That was the question asked by Denver University Professor Alan Gilbert during the morning panel.
Here is the answer I gave, as best as I can reconstruct it:
The question is: "Is there hope for the rule of law in America?" My answer is: No.
Begin with the assassination of George Villiers, Duke of Buckingham and Prime Minister to King Charles I Stuart, on 23 August 1628. Nobody at the time doubted the king's power to torture the confessed assassin, John Felton, on the rack--the king's father James I Stuart had tortured Guy Fawkes and the other Gunpowder Plot suspects. But the king's power to torture was part of his prerogative powers of state, and Charles I Stuart sought to reserve his prerogative powers for use in more important arenas--that is, to raise money with them.
Thus Charles I asked his judges to authorize the torture of John Felton not as an act of state under the royal prerogative but as part of the process of the criminal law.
And let's let William Blackstone pick up the story at IV, 25, 326 of his Commentaries on the Laws of England:
[T]rial by rack is utterly unknown to the law of England; though once... [the] ministers of Henry IV [Lancaster]... laid a design to introduce the civil law into the kingdom as a rule of government... erected a rack for torture, which was called in derision the Duke of Exeter's daughter, and still remains in the Tower of London; where it was occasionally used as an engine of state, not of law, more than once in the reign of queen Elizabeth.
But when, upon the assassination of Villiers, duke of Buckingham, by Felton, it was proposed in the privy council to put the assassin to the rack in order to discover his accomplices, the judges, being consulted, declared unanimously, to their own honour and the honour of English law, that no such proceeding was allowable by the laws of England...
With the Great Revolution of the 1640s the prerogative powers of the monarch of the United Kingdom shrank. And with the Glorious Revolution they shrank again. And with the accession of the German-speaking Hanover dynasty they shrank yet again. And by 1789, when James Madison and company moved the then-powers of the monarch of the United Kingdom to make them the powers of the President of the United States, there were no prerogative powers left: the President was 100% Chief Magistrate with the power and the duty to take care that the laws be faithfully executed, and 0% princeps legibus solutus.
So things stood for 200 years--save for Abraham Lincoln's arrogation to himself of Congress's Art. I §9 power to suspend the "privilege of the writ of habeas corpus in "cases of rebellion or invasion" but only when such suspension was "required" for the public safety.
So things stood until John Yoo.
Now John Yoo is an interesting case. In 2000 he was arguing at the Cato Institute that the President's powers as commander-in-chief were extremely crabbed and narrow--and that President Clinton had, in fact, exceeded his c-in-c powers and undermined the rule of law by ordering American soldiers to obey the orders of a British NATO general. That the president--or, indeed, that any commander--does not have the power to place American soldiers under allied command would have been a great shock to Dwight D. Eisenhower, or Harry S Truman, or Franklin D. Roosevelt, or Woodrow Wilson, or William McKinley, or indeed George Washington himself.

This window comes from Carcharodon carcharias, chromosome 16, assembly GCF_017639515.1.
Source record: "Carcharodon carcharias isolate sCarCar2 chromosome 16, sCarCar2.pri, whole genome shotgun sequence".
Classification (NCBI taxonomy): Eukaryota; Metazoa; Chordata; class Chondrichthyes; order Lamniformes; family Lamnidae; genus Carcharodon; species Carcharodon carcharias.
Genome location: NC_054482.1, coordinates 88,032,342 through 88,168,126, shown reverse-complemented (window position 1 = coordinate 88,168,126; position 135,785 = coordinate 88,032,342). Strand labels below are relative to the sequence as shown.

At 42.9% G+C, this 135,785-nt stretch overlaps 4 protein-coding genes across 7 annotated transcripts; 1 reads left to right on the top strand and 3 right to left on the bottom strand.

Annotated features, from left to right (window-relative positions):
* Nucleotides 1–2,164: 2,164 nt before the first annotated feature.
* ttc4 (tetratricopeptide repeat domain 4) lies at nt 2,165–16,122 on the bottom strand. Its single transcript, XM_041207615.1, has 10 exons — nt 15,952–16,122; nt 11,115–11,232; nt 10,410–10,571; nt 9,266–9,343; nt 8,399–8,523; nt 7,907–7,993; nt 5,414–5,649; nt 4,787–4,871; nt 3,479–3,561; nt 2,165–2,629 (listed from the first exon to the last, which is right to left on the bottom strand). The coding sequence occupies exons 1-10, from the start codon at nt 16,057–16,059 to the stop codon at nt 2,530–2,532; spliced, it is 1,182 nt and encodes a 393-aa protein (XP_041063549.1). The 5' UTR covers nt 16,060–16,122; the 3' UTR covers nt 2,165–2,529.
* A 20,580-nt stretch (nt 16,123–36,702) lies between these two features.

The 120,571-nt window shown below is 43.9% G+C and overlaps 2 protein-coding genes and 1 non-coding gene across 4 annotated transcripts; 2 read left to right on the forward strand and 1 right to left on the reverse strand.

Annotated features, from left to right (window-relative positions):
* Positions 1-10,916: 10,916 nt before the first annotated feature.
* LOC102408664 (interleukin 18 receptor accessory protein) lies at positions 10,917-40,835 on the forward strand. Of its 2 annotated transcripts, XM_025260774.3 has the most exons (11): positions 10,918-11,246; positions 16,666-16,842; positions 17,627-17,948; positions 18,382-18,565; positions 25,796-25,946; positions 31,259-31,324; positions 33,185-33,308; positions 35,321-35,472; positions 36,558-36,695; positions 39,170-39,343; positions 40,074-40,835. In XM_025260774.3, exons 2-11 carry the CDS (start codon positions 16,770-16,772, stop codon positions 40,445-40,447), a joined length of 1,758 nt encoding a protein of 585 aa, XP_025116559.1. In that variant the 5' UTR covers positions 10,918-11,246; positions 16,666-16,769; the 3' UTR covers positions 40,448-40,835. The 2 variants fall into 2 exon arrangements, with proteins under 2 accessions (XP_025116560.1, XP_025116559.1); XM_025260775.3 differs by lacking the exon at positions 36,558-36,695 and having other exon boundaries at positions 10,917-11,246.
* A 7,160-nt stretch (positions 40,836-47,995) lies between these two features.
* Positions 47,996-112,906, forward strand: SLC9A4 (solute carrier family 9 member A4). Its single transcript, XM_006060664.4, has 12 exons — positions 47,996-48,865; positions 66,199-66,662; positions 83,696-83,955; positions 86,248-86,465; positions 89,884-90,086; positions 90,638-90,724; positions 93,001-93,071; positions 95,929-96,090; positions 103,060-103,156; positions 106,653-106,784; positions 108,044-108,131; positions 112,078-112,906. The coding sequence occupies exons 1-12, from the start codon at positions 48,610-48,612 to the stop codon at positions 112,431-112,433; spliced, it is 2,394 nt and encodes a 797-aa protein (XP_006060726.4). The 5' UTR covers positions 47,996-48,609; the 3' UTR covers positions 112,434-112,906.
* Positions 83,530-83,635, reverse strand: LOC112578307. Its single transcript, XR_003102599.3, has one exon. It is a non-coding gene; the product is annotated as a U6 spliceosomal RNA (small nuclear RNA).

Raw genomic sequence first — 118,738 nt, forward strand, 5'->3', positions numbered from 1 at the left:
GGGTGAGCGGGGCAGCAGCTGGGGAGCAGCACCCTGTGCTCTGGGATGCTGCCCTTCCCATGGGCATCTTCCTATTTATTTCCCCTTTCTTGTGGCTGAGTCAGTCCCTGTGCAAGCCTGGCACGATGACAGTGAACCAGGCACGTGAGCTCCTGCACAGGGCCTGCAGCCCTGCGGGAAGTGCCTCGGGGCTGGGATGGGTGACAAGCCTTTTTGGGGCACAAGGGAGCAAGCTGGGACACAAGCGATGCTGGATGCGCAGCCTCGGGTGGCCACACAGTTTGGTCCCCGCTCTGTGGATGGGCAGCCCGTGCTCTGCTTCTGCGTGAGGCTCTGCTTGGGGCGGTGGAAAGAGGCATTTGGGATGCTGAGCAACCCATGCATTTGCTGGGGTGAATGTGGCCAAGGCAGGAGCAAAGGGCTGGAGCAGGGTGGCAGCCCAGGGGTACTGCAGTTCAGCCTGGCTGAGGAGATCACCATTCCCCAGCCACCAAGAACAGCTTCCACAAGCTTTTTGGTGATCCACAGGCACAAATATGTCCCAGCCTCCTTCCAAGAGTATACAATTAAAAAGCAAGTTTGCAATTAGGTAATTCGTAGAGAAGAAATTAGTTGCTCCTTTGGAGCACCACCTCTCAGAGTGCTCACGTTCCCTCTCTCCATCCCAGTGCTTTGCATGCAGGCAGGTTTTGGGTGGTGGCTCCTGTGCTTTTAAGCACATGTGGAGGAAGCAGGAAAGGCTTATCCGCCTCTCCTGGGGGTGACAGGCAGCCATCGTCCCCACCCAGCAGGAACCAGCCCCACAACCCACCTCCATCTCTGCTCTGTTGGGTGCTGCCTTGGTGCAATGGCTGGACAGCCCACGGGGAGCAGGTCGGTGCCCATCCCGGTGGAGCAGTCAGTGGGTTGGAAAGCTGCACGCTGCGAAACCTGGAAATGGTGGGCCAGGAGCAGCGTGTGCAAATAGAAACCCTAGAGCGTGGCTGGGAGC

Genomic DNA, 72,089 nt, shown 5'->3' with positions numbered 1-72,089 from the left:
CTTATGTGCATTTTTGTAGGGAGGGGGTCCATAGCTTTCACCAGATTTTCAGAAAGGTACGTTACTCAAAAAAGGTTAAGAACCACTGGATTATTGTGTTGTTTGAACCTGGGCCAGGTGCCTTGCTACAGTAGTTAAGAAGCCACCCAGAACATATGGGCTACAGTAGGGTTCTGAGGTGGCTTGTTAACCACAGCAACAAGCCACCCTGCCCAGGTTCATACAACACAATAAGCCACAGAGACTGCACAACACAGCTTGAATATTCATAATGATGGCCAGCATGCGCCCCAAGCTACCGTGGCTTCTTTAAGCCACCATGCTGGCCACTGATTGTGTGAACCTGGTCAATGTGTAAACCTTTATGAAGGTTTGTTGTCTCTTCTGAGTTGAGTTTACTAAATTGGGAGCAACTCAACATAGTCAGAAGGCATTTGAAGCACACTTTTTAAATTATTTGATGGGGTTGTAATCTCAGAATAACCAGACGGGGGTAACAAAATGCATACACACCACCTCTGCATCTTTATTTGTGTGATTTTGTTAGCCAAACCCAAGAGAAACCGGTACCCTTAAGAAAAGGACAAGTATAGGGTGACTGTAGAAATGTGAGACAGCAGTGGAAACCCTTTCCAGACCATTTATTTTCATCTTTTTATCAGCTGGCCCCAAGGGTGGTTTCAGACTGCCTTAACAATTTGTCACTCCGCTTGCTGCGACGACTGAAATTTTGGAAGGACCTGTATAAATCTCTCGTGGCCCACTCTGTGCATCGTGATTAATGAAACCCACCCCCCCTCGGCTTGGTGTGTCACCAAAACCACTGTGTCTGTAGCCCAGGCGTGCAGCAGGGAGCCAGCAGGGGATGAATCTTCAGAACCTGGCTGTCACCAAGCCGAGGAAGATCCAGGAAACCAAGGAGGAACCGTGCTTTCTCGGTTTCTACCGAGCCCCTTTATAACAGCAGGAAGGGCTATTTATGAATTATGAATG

Yoo's claim in 2000 had absolutely no warrant in the constitution, in the law, in precedent, or in history.
But that is how it is with Yoo.
Sources who should know and whom I believe to be reliable tell me that when his tenure case moved through the University of California at Berkeley, historians objected to his use of history in his published articles: "What the frackity-frack is this?" they asked. "This isn't history. This isn't how it happened. This isn't history wie es eigentlich gewesen."
The response of then then-Dean of Berkeley Law School, a response that was convincing to the then-Chancellor of the University of California is said, by sources I believe reliable, to have been that history plays a special role in legal academia and argument. In legal academia, one's claims about history do not have to be true, the argument went. Indeed, a major mode of legal argumentation and academic debate is to make false claims about what the law has been in past in the hope that those claims will then shape what the law will be in the future.
By 2001, with a Republican as president, John Yoo had reversed field from his 2000 position by 180 degrees. He was making a very different set of false claims about what the law of America had been. He was then claiming that the president's commander-in-chief powers contained within them prerogative powers to torture and kill outside of legal procedure that would have astonished George III Hanover, and even exceeded those of William I Conqueror.
When William I Conqueror tortured or killed his tenants-in-chief, he agreed he owed his barons at least an after-the-fact accounting of why, if not any before-the-fact procedural checks.
Backed by John Yoo and company, George W. Bush claimed that he did not owe even an after-the-fact accounting. And Barack Obama holds to the same line.
So I see no hope.